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Suffolk Virus Numbers Improving, but Hospitalizations on the Rise

Thu, 10/15/2020 - 09:36
A sign at a local farm stand. Suffolk County Executive Steve Bellone Bellone has encouraged residents to continue to wear face coverings, maintain social distance, and to heed the state's prohibition against holding mass gatherings of more than 50 people.
Durell Godfrey

After detecting a spike in coronavirus infections in Suffolk County during the first week of October, when more than 100 new cases were reported in a single day for the first time since mid-July, the county reported far fewer new cases this week, but noted an increase in Covid-related hospitalizations.

The recent spike in new infections began on Oct. 1 with 104 people testing positive, and reached a peak on Oct. 6 with 109. Since last Thursday, when 89 new cases had been reported, the numbers have been much lower. On Monday and Tuesday, there were 62 and 69 new cases respectively. 

The number of people hospitalized, however, has been creeping up by as many as five people per day since Oct. 6, rising to 38 on Sunday and 43 on Monday, according to the latest available data. 

"A few months ago if you would have said we were in the 30s, I wouldn't have questioned that at all, that's a great number compared to where we have been," Suffolk County Executive Steve Bellone said at a press conference on Tuesday, referring to the number of Covid patients in county hospitals. In the spring, there had regularly been well over 1,000. The recent uptick in hospitalizations, he said, is "a trend we are going to continue to be watching very closely." 

Hospitalizations have also increased statewide recently, according to Gov. Andrew M. Cuomo's office, rising from an October low of 618 patients on Oct. 3 to 923 on Monday. 

On a more positive note, the infection rate in Suffolk County has been hovering around 1 percent. "That is a number that we have been holding relatively steady at for some time, which really is a reflection of the great work people have been doing here," said Mr. Bellone, who encouraged residents to continue to wear face coverings, maintain social distance, and to heed the state's prohibition against holding mass gatherings of more than 50 people.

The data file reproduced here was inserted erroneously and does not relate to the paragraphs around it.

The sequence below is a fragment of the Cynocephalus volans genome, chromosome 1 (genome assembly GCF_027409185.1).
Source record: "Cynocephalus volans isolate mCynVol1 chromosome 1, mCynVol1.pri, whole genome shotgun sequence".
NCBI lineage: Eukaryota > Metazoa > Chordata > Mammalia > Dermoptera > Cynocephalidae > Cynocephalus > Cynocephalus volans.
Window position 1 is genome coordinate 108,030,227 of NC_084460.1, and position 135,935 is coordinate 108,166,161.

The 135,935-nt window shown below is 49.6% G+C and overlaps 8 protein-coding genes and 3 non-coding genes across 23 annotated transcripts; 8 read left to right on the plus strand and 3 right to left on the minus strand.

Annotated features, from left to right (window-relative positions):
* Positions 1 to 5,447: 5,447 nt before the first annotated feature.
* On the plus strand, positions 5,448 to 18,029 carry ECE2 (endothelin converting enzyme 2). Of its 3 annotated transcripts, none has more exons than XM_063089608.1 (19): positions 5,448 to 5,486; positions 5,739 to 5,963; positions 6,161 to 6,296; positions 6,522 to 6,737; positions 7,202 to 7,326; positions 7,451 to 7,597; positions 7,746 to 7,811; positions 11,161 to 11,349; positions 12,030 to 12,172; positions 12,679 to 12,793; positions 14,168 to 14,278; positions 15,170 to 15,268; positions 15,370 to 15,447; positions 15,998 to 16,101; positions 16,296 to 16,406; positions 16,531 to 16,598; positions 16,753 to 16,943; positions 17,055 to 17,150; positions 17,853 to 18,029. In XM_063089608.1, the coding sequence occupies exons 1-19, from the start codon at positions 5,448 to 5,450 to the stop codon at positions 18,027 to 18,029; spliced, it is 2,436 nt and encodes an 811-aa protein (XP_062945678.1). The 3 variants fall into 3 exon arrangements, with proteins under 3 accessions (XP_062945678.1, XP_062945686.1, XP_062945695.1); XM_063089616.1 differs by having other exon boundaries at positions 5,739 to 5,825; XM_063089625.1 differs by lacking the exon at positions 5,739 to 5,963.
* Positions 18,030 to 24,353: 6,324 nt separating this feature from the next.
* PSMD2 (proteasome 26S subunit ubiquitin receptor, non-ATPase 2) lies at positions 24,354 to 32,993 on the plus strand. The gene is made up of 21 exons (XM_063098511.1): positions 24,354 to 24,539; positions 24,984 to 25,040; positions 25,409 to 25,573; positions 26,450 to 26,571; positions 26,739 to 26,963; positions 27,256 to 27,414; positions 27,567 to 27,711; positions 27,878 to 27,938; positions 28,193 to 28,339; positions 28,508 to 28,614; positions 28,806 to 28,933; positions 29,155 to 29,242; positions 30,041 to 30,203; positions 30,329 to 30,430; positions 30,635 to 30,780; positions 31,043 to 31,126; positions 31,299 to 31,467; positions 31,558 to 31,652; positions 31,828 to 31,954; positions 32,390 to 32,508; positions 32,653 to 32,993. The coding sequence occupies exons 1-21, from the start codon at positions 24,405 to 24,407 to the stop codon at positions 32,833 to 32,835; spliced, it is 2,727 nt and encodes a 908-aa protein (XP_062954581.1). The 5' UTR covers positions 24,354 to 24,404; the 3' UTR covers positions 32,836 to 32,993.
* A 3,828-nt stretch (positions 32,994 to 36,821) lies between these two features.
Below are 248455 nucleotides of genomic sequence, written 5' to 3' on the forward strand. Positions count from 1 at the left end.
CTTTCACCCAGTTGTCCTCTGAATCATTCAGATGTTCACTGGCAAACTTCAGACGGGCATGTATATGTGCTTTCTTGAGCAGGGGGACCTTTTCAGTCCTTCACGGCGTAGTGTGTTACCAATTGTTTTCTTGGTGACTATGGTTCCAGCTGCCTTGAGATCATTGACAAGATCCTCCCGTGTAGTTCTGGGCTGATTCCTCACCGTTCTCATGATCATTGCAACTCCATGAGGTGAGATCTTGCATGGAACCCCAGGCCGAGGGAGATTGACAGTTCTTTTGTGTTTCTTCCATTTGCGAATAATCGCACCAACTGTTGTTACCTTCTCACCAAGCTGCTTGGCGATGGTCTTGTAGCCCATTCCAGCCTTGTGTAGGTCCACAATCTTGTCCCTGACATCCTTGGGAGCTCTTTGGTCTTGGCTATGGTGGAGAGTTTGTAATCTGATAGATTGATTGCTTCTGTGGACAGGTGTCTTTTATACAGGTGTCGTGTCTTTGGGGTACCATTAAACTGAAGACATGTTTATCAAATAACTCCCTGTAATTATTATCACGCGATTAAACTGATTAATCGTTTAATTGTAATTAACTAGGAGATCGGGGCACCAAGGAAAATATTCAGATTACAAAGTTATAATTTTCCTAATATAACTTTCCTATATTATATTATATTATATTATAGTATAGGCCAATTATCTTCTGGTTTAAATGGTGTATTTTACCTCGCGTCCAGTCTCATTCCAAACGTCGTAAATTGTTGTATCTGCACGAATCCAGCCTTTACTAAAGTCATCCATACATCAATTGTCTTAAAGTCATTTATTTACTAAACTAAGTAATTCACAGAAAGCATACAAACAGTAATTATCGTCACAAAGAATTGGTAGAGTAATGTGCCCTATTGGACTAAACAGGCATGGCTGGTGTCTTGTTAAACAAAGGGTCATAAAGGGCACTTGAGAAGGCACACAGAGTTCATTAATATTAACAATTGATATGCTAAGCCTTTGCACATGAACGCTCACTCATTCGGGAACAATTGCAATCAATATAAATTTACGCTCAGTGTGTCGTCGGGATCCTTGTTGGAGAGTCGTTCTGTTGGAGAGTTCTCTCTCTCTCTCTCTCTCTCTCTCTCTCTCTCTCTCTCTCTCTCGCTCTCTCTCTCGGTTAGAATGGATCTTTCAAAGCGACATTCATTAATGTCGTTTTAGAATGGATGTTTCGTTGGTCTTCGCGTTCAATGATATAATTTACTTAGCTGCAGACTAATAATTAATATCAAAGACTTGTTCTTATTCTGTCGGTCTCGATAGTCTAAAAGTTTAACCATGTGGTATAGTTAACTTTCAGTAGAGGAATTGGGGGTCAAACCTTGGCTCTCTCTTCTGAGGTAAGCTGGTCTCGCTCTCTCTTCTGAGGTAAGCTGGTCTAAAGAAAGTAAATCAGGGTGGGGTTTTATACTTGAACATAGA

To underscore the danger of ignoring those directives, he described the repercussions from a recent "super-spreader event," a sweet 16 party held indoors with 81 guests at the Miller Place Inn on the North Shore.

The county learned about the Sept. 25 party when the Health Department received reports of several infections in the Sachem School District, which has two high schools, three middle schools, and 10 elementary schools. Officials initiated a "comprehensive contact tracing investigation," Mr. Bellone said, and established that the infection of 37 students and 9 adults had been connected to the party. Over all, 334 people had been in contact with those at the party, 270 were placed under quarantine, and eight schools in the district reported positive cases. The inn received a $10,000 fine for violating the public health law, and the state's executive order against gatherings of more than 50 people, he said. "The Health Department took immediate action and was able to identify the positive cases, and quarantine their contacts to prevent any further spread of the virus," said Mr. Bellone. "The situation is under control, there is no community spread at this time." 

The investigation also found that many people at the event had not been wearing face coverings or social distancing. "This cluster should serve as a stark reminder of the potential consequences of violating Covid-19 rules and regulations," Mr. Bellone said. "We're not out of the woods yet, and we need everyone to remain vigilant."

 


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